Nazi eugenics refers to the social policies of eugenics in Nazi Germany, composed of various ideas about genetics which are now considered pseudoscientific. The racial ideology of Nazism placed the biological improvement of the German people by selective breeding of "Nordic" or "Aryan" traits at its center.[1] These policies were used to justify the involuntary sterilization and mass-murder of those deemed "undesirable".

Eugenics poster at the exhibition Wonders of Life in Berlin in 1935 showing demographic projections under the assumption of higher fertility of the "inferior" (Minderwertige) relative to the "superior" (Höherwertige)

Eugenics research in Germany before and during the Nazi period was similar to that in the United States (particularly California), by which it had been heavily inspired. However, its prominence rose sharply under Adolf Hitler's leadership when wealthy Nazi supporters started heavily investing in it. The programs were subsequently shaped to complement Nazi racial policies.[2]

Those targeted for murder under Nazi eugenics policies were largely people living in private and state-operated institutions, identified as "life unworthy of life" (Lebensunwertes Leben). They included prisoners, degenerates, dissidents, and people with congenital cognitive and physical disabilities (Erbkranken) – people who were considered to be feeble-minded. In fact being diagnosed with "feeblemindedness" (German: Schwachsinn) was the main label approved in forced sterilization,[3] which included people who were diagnosed by a doctor as, or otherwise seemed to be:

All of these were targeted for elimination from the chain of heredity. More than 400,000 people were sterilized against their will, while up to 300,000 were murdered under the Aktion T4 euthanasia program.[7][8][9][10] Thousands more also died from complications of the forced surgeries, the majority being women from forced tubal ligations.[3] In June 1935, Hitler and his cabinet made a list of seven new decrees, in which number 5 was to speed up the investigations of sterilization.[11]

An attempt to relieve the overcrowding of psychiatric hospitals, in fact, played a significant role in Germany's decision to institute compulsory sterilization and, later, the killing of psychiatric patients. [...] Hitler's letter authorizing the program to kill mental patients was dated September 1, 1939, the day German forces invaded Poland. Although the program never officially became law, Hitler guaranteed legal immunity for everyone who took part in it.[4]

In German, the concept of "eugenics" was mostly known under the term of Rassenhygiene or "racial hygiene". The loanword Eugenik was in occasional use, as was its closer loan-translation of Erbpflege. An alternative term was Volksaufartung (approximately "racial improvement").[12][13]

Relationship with the U.S. eugenics movement Edit

The early German eugenics movement was led by Wilhelm Schallmayer and Alfred Ploetz.[14][15] Henry Friedlander wrote that although the German and American eugenics movements were similar, the German movement was more centralized and did not contain as many diverse ideas as the American movement.[15] Unlike the American movement, one publication and one society, the German Society for Racial Hygiene, represented all eugenicists.[15]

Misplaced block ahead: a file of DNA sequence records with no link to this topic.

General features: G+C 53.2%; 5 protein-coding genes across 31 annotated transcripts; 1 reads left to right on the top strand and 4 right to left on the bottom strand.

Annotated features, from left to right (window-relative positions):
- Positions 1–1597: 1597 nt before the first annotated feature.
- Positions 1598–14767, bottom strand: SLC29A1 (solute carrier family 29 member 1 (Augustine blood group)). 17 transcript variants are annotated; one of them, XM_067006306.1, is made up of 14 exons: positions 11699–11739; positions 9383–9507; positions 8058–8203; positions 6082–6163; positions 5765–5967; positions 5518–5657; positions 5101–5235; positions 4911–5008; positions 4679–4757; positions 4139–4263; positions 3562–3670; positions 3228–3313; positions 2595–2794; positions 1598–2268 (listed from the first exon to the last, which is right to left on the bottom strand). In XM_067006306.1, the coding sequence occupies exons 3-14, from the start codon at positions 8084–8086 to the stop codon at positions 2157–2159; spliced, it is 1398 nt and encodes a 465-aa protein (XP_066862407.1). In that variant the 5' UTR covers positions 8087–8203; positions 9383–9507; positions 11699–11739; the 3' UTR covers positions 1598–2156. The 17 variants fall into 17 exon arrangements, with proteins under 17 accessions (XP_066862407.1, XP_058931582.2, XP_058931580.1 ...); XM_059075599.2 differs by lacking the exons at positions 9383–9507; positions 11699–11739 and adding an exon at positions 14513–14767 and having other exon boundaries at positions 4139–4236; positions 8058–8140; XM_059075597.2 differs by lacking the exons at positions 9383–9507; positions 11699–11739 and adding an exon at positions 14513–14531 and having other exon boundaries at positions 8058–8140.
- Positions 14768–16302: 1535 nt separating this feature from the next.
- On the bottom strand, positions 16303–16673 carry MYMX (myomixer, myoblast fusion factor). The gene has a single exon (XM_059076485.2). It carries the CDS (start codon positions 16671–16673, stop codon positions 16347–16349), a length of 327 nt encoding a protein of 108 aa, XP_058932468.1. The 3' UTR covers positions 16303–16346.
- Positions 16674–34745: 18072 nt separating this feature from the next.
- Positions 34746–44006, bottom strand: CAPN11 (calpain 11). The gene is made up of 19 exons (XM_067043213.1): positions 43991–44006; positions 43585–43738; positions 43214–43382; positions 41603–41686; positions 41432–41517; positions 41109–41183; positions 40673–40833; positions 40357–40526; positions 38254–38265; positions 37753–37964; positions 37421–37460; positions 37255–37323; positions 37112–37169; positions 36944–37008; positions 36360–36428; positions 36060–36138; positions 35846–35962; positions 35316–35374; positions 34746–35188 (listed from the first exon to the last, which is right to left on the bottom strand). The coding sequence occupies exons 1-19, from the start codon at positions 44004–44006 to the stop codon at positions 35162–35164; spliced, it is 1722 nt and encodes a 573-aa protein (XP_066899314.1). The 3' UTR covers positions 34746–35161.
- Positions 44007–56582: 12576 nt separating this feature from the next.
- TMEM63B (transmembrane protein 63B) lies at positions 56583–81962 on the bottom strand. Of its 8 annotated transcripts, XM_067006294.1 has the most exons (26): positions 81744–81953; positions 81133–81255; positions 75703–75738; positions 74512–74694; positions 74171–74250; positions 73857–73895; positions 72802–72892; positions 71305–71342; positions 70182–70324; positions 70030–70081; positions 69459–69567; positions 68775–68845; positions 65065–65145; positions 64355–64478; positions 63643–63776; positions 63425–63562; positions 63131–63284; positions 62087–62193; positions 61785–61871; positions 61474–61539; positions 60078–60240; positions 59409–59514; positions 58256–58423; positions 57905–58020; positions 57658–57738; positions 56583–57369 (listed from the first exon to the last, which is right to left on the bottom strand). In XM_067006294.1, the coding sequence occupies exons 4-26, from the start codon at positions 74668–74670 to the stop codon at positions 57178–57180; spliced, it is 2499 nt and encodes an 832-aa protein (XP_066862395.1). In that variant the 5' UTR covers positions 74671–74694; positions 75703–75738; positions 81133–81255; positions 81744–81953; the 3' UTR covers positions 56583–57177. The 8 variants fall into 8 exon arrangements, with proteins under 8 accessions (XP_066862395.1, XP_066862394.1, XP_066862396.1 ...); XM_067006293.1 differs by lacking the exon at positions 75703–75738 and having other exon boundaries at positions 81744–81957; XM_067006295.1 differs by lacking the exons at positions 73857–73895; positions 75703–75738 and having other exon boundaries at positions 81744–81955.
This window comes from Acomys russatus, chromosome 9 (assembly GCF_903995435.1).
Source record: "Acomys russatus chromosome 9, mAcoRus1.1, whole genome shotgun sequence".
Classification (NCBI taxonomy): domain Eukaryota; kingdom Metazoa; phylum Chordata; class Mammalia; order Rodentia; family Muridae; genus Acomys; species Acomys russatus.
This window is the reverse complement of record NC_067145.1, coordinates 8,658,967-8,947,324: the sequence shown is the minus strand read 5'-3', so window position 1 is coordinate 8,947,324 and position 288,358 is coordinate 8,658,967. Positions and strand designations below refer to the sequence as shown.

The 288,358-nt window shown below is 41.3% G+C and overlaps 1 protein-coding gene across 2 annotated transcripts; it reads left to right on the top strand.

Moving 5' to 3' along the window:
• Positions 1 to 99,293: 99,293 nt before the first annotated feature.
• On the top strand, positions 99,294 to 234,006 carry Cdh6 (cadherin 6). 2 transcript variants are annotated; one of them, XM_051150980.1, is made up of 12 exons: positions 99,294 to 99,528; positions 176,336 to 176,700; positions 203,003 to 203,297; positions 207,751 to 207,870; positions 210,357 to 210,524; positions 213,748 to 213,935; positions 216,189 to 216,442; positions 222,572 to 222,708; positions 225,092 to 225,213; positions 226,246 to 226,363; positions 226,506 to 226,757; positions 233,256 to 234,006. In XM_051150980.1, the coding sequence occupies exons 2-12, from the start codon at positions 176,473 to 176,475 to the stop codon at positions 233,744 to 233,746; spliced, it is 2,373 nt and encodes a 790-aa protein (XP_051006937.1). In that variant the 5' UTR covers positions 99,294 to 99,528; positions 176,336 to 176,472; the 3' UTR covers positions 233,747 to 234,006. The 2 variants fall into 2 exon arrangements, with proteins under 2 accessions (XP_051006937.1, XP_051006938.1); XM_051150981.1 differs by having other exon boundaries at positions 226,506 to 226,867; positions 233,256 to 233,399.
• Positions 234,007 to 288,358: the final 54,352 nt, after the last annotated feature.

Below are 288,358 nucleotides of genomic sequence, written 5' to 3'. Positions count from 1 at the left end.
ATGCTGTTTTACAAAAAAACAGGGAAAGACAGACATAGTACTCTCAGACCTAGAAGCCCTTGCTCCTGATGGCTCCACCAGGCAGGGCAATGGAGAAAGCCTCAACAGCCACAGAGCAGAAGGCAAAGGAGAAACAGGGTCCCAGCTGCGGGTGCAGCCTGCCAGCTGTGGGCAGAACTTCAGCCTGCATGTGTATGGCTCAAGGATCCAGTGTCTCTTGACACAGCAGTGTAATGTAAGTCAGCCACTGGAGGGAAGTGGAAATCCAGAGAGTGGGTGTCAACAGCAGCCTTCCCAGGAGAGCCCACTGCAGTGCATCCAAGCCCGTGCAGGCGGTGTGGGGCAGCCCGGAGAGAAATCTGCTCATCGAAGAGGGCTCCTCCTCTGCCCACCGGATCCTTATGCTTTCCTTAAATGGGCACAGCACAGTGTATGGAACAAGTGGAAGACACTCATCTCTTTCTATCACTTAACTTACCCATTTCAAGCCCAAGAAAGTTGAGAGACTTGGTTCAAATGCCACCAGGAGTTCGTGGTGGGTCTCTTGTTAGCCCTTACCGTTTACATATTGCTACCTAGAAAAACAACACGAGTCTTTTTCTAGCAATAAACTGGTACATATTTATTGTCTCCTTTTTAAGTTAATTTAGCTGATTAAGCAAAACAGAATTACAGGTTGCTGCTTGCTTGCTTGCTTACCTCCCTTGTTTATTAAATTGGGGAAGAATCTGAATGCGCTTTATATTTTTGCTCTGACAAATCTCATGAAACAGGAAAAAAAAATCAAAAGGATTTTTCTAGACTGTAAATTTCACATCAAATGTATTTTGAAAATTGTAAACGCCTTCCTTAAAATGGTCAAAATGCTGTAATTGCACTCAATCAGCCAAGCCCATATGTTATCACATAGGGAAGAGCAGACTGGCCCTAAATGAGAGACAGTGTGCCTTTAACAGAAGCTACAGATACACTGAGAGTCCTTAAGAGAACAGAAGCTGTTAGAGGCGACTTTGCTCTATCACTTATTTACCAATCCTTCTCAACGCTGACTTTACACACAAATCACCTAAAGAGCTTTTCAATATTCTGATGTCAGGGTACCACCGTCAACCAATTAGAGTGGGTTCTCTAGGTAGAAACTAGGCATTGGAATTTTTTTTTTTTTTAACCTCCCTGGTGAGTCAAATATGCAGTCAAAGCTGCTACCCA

Edwin Black wrote that after the eugenics movement was well established in the United States, it was spread to Germany. California eugenicists began producing literature promoting eugenics and sterilization and sending it overseas to German scientists and medical professionals.[16] By 1933, California had subjected more people to forceful sterilization than all other U.S. states combined. The forced sterilization program engineered by the Nazis was partly inspired by California's.[2]

In 1927, the Kaiser Wilhelm Institute for Anthropology (KWIA), an organization which concentrated on physical and social anthropology as well as human genetics, was founded in Berlin with significant financial support from the American philanthropic group the Rockefeller Foundation.[17] German professor of medicine, anthropology and eugenics Eugen Fischer was the director of this organization, a man whose work helped provide the scientific basis for the Nazis' eugenics policies.[18][19] The Rockefeller Foundation even funded some of the research conducted by Josef Mengele before he went to Auschwitz.[16]

Upon returning from Germany in 1934, where more than 5,000 people per month were being forcibly sterilized, the California eugenics leader C. M. Goethe bragged to a colleague:

You will be interested to know that your work has played a powerful part in shaping the opinions of the group of intellectuals who are behind Hitler in this epoch-making program. Everywhere I sensed that their opinions have been tremendously stimulated by American thought... I want you, my dear friend, to carry this thought with you for the rest of your life, that you have really jolted into action a great government of 60 million people.[16]

Eugenics researcher Harry H. Laughlin often bragged that his Model Eugenic Sterilization laws had been implemented in the 1935 Nuremberg racial hygiene laws.[20] In 1936, Laughlin was invited to an award ceremony at Heidelberg University in Germany (scheduled on the anniversary of Hitler's 1934 purge of Jews from the Heidelberg faculty), to receive an honorary doctorate for his work on the "science of racial cleansing". Due to financial limitations, Laughlin was unable to attend the ceremony and had to pick it up from the Rockefeller Institute. Afterwards, he proudly shared the award with his colleagues, remarking that he felt that it symbolized the "common understanding of German and American scientists of the nature of eugenics."[21]

Hitler's views on eugenics Edit

Hitler's order for Action T4

Adolf Hitler read about racial hygiene during his imprisonment in Landsberg Prison.[22]

Hitler believed the nation had become weak, corrupted by dysgenics, the infusion of degenerate elements into its bloodstream.[23]

The racialism and idea of competition, termed social Darwinism in 1944, were discussed by European scientists and also in the Vienna press during the 1920s. Where Hitler picked up the ideas is uncertain. The theory of evolution had been generally accepted in Germany at the time, but this sort of extremism was rare.[24]